You’ve agonized over your cover letter, gone on several interviews and now, after all of the hard work, you got the job! Take a second and congratulate yourself; you put a lot of time and energy into finding a new opportunity and you deserve this moment of celebration.
But don’t get too caught up in your excitement. Now that you have the job, it’s easy to look at the role and the entire interviewing experience through rose-tinted glasses. However, it’s critical to take some time and reflect on the entire hiring process before you commit to the role. While it may be the job you have been dreaming of, it’s important to evaluate whether or not it is the right opportunity for your career.
Before you tell the hiring manager that you’re in, consider asking yourself the following questions:
Do you have a full understanding of what your job responsibilities will be?
By the time you have been offered a position, you have likely gone over the role in detail with your potential supervisor. And while you do have a clear idea of what you’ll be doing, you will want to ask yourself one more time whether or not you can transition easily into the role. Think back to your interviews and make a check list of whether or not your skills and experiences match up with what your supervisor will expect from you. As you look over this list, make sure it’s a job you can handle and transition into with ease. It’s perfectly normal to expect and welcome new challenges when you change jobs, but it’s also important to be realistic about what you are able to manage.
Do the company’s values align with yours?
Finding the “right fit” is an important responsibility for both the hiring manager and job seeker. Throughout the interview process, you’ve probably spent time reading up on the company and discussed what the environment and employees are like with the interviewer. Before you accept the job, go back to those conversations and give a final evaluation as to whether or not the company is best for you and your long-term goals.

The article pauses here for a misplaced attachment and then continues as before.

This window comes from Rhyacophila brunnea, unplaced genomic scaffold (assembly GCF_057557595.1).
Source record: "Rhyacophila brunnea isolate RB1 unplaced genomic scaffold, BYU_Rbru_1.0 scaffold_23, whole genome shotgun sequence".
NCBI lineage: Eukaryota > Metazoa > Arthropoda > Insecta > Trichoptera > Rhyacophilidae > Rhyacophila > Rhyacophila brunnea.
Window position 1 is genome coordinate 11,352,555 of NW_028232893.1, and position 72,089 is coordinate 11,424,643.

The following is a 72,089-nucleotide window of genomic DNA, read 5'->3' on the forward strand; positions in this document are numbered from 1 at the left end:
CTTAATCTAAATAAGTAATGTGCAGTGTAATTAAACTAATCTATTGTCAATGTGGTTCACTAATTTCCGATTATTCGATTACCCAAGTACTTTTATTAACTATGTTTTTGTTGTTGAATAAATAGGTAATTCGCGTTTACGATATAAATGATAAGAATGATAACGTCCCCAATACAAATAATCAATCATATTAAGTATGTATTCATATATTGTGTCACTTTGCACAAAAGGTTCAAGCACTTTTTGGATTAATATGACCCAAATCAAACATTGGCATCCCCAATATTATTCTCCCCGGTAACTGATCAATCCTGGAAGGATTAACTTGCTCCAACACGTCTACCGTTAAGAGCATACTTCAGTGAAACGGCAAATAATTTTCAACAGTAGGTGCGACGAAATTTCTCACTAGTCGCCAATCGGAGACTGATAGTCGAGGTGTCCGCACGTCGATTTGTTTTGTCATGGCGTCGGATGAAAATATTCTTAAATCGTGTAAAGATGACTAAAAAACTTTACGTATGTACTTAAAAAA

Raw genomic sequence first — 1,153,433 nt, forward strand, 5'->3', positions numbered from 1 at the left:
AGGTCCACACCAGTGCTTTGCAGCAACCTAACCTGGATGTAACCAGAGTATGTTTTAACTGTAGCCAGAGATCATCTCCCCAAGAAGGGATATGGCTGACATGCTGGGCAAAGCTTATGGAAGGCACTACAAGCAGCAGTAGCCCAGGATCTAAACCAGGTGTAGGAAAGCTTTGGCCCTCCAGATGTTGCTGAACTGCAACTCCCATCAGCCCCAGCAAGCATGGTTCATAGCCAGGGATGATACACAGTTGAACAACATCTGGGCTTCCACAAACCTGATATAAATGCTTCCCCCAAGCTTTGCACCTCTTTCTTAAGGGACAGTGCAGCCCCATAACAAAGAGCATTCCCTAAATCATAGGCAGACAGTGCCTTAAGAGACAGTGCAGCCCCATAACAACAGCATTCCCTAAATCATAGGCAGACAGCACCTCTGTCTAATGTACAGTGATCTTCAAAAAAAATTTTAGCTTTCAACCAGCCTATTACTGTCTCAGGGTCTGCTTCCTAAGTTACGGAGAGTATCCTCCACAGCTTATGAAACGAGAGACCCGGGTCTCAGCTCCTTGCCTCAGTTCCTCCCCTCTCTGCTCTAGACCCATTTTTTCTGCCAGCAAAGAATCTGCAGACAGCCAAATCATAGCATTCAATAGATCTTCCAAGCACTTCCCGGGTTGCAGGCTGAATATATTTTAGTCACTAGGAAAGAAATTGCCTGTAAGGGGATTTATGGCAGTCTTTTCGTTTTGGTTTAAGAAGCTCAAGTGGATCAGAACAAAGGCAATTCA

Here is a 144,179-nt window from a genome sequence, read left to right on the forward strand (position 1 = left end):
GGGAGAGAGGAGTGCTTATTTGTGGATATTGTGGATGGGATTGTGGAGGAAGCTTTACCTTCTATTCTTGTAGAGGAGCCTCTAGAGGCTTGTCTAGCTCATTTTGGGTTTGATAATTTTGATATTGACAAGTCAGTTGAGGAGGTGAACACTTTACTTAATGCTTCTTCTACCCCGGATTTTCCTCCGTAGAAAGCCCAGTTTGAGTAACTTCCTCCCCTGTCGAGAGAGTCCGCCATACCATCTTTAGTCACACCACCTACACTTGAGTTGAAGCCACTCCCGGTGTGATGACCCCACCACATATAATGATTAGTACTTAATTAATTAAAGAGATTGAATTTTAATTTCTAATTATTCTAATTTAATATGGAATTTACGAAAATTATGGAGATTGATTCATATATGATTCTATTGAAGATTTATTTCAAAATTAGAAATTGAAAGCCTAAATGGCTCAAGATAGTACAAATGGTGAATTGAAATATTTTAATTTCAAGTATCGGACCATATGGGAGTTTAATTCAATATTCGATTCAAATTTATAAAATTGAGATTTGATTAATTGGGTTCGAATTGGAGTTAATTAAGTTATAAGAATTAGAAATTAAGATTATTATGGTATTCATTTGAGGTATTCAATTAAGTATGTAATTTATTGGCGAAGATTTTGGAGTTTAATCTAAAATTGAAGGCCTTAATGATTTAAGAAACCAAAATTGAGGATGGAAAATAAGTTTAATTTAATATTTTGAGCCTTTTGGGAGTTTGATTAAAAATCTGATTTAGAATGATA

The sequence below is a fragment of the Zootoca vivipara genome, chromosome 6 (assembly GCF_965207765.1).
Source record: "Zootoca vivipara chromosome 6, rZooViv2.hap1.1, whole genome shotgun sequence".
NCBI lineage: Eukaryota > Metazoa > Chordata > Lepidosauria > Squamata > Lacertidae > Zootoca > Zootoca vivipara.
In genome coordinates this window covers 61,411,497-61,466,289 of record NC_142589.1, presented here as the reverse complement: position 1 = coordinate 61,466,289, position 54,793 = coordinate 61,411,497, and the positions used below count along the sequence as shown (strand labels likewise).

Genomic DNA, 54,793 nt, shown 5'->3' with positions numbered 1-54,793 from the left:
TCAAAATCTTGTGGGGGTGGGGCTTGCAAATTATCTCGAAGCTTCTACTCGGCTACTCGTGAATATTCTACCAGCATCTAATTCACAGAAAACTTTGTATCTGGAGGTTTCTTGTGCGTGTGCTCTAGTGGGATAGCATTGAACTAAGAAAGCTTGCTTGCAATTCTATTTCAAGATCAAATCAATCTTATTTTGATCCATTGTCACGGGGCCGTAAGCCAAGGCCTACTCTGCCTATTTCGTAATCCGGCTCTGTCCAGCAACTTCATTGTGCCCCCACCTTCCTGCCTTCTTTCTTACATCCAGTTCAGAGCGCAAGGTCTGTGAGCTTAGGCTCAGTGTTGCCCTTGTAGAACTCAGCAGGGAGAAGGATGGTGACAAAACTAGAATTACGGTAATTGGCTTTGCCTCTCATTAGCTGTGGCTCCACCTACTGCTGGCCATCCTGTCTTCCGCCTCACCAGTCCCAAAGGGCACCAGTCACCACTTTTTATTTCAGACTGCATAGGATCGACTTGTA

What do employees have to say about the company?
If you haven’t done this already before you applied for the job, you may want to check the company’s ratings and reviews on Glassdoor. The interviewer probably gave you an idea of what working for the company is like, but it’s important to get perspective from someone who isn’t trying to sell you on the company. However, keep in mind that the people most likely to leave bad reviews are people who left the company on a sour note. Read up, but take what you see with a grain of salt.
Do the benefits that accompany this role suit your needs?
The term benefits can be misleading, because the benefits package a company offers can prove to be an absolute necessity for specific employees. For example, parents may need to have a flexible schedule or the ability to work from home when necessary. Before you commit to a job, remember that it’s just as important to ask yourself whether or not the benefits work for you. Depending on your individual situation, you’ll want to know that your potential employer can support your needs.
How drastically will your commute/daily schedule change with this role?
Even if you aren’t relocating for a job, you still want to consider how a new commute will affect your schedule. If you struggle to get out of the house in the morning, having a longer commute than you are used to could prove to be challenging in the long run. Commuting is a part of most jobs throughout your career, but it’s important to be sure the one you have won’t lead you to unhappiness and stress.